A battle is developing between the two magnificent schooners racing in the RORC Caribbean 600. The 182ft twin-masted Adela, skippered by Greg Perkins is 14 miles ahead of its rival the elegant 162ft Eleonora, skippered by Brendan McCoy. However Adela enjoys additional waterline length and sail area, and after IRC time correction Eleonora holds an estimated lead of just 14 seconds. Sail changes and manoeuvres on board will have been both numerous and exhausting among the classic yachts racing. As testified by Mathew Barker, owner of The Blue Peter. "A lot of tacking during the night with boats all around us which adds an element to the physicality. A great chilli meal on board, which was very welcome with the foul weather, all good on board."
Infiniti 46, Maverick, skippered by Oliver Cotterell has retired from the race having reported a hand injury to a crew member. The Maverick team are safely ashore at Nevis.
To keep up to date with all the news and to follow the race. www.caribbean600.rorc.org
(RAce Report: Louay Habib)
How to follow the race:
Race minisite: http://caribbean600.rorc.org/
Blogs from the boats, daily race reports, images, videos and news. Follow the action as it unfolds on the RORC Caribbean 600 website.
Fleet Tracking: http://caribbean600.rorc.org/Race-Information/Tracking/
Join the Virtual Regatta: http://click.virtualregatta.com/?li=4740
RORC YouTube channel: https://www.youtube.com/rorcracing
NOTES TO EDITORS
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RORC Race Enquiries:
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THE RORC CARIBBEAN 600:
RORC Caribbean 600 minisite: http://caribbean600.rorc.org
The 9th edition of the RORC Caribbean 600 starts from Antigua on Monday 20th February 2017
The 600nm course circumnavigates 11 Caribbean Islands starting from Fort Charlotte, English Harbour, Antigua and heads north as far as St Martin and south to Guadeloupe taking in Barbuda, Nevis, St Kitts, Saba and St Barth's
73 yachts have entered the race to date and a record number of boats from around the world is expected to take part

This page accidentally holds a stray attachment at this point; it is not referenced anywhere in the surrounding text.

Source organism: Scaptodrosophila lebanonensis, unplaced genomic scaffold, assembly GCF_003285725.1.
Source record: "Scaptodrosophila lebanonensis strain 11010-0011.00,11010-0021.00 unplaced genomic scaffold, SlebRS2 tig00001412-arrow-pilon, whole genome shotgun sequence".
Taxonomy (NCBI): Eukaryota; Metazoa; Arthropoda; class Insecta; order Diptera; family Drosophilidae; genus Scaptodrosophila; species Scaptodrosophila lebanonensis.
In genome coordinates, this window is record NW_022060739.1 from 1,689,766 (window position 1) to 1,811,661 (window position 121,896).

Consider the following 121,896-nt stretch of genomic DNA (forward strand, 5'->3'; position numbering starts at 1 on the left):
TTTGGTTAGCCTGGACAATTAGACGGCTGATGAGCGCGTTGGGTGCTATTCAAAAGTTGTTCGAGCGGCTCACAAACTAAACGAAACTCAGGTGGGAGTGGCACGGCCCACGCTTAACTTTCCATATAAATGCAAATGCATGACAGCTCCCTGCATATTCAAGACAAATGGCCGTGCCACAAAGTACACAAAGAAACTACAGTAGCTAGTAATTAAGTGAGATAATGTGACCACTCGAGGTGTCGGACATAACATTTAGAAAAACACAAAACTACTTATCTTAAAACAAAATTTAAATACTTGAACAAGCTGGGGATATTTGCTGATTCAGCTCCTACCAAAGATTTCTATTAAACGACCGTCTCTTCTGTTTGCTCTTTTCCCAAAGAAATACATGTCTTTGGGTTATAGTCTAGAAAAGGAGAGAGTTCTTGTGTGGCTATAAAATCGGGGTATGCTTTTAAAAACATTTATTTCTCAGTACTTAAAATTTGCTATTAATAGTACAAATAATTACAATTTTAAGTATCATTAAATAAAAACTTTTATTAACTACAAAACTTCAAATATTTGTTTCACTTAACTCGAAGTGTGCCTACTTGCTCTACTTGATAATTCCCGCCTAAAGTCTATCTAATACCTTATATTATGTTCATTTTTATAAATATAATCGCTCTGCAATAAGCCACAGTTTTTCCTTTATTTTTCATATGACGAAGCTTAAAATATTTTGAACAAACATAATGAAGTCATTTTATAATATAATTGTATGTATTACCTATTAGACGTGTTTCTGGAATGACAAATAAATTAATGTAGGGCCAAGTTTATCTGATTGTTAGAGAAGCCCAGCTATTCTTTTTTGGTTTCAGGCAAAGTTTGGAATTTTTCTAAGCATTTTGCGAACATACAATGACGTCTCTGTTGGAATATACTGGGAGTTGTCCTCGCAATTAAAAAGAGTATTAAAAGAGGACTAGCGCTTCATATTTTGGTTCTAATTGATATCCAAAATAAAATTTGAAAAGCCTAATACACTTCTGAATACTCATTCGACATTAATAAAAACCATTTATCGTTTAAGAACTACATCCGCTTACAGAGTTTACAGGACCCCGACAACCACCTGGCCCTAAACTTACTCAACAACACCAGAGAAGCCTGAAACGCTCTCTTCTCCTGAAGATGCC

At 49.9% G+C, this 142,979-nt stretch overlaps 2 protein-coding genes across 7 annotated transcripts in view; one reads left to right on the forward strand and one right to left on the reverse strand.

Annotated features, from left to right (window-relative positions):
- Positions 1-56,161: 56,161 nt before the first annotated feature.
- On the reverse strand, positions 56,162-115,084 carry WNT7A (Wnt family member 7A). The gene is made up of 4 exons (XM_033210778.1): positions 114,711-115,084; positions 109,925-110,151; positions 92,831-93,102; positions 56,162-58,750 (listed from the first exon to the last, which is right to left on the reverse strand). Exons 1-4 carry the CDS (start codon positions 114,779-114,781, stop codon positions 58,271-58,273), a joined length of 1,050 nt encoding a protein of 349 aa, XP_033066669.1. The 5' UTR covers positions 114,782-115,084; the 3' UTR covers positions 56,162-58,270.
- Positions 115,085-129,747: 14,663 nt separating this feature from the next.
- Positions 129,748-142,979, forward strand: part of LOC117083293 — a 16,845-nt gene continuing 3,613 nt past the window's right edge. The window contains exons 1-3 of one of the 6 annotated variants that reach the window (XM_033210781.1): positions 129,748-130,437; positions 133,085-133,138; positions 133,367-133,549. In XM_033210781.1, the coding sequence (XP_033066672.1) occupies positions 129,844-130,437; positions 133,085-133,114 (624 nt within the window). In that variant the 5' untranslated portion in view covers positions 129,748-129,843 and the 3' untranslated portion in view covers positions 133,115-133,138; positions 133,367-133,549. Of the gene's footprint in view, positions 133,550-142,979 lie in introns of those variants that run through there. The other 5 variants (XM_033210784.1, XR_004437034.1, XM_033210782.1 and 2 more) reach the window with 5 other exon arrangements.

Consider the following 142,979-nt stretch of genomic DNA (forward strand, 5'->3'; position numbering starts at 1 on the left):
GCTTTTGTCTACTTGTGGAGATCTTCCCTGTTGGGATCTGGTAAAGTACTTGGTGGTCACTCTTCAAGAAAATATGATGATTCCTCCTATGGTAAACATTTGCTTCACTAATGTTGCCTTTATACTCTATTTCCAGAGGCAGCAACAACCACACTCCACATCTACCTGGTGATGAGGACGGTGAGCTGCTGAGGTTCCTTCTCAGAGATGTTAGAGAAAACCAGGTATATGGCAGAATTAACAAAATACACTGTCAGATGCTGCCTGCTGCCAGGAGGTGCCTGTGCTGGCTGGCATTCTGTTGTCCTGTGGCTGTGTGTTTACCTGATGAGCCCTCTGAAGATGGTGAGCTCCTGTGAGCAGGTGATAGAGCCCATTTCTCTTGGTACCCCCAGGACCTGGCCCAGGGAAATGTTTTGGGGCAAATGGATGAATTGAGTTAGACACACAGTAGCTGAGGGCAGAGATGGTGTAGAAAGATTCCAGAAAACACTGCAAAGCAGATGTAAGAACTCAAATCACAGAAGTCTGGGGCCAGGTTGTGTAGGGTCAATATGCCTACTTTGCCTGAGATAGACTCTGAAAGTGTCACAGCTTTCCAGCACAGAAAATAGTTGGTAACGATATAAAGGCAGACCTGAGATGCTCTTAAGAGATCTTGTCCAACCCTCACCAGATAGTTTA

Twitter: #rorcrc600 @rorcracing
PAST RESULTS: RORC CARIBBEAN 600 TROPHY - IRC OVERALL
(Best best corrected time under IRC)
2016 - George Sakellaris, Maxi 72, Proteus (USA)
2015 - Hap Fauth, JV72, Bella Mente (USA)
2014 - George Sakellaris, RP72, Shockwave (USA)
2013 - Ron O'Hanley, Privateer, Cookson 50 (USA)
2012 - Niklas Zennström's JV72, Rán (GBR)
2011 - George David, Rambler 100, JK 100 (USA)
2010 - Karl C L Kwok, Beau Geste, Farr 80 (HKG)
2009 - Adrian Lee, Lee Overlay Partners, Cookson 50 (IRL)
THE ROYAL OCEAN RACING CLUB:
Established in 1925, The Royal Ocean Racing Club (RORC) became famous for the biennial Rolex Fastnet Race and the international team event, the Admiral's Cup. It organises an annual series of domestic offshore races from its base in Cowes as well as inshore regattas such as the RORC Easter Challenge and IRC National Championships in the Solent
The RORC works with other yacht clubs to promote their offshore races and provides marketing and organisational support. The RORC Caribbean 600 based in Antigua and the first offshore race in the Caribbean, has been an instant success and in 2014 the RORC extended its organisational expertise by creating the RORC Transatlantic Race from Lanzarote to Grenada in November
The club is based in St James' Place, London and Cowes, Isle of Wight
In co-operation with the French offshore racing club, UNCL, RORC is responsible for IRC, the principal international handicap system for yacht racing worldwide.The Spinlock IRC rating rule is administered jointly by the RORC Rating Office in Lymington, UK and UNCL Centre de Calcul in Paris, France
The RORC Rating Office is the technical hub of the Royal Ocean Racing Club and recognised globally as a centre of excellence for measurement. For Spinlock IRC rating information in the UK please see: www.rorcrating.com
The Royal Ocean Racing Club has partnered with Rolex SA, adding the RORC Caribbean 600 to the leading Swiss watchmaker's prestigious roster of yachting events around the world. www.rolex.com
Sevenstar Yacht Transport - Official Logistics Partner to the RORC Caribbean 600.Sevenstar Yacht Transport is the world's leading provider of yacht shipping services. A global network of destinations, ranging from the familiar to the exotic, and our own fleet of more than 100 independent carriers have propelled Sevenstar to the peak of its sector for more than 25 years. For race yachts, Sevenstar offers a unique package to the teams which includes all logistics of boat and spares. http://www.sevenstar-yacht-transport.com/racing-logistics.aspx
Sevenstar Yacht Transport Enquiries:
Wouter Verbraak - Direct: +44 238 021 5063, Mb: +44 755 752 6451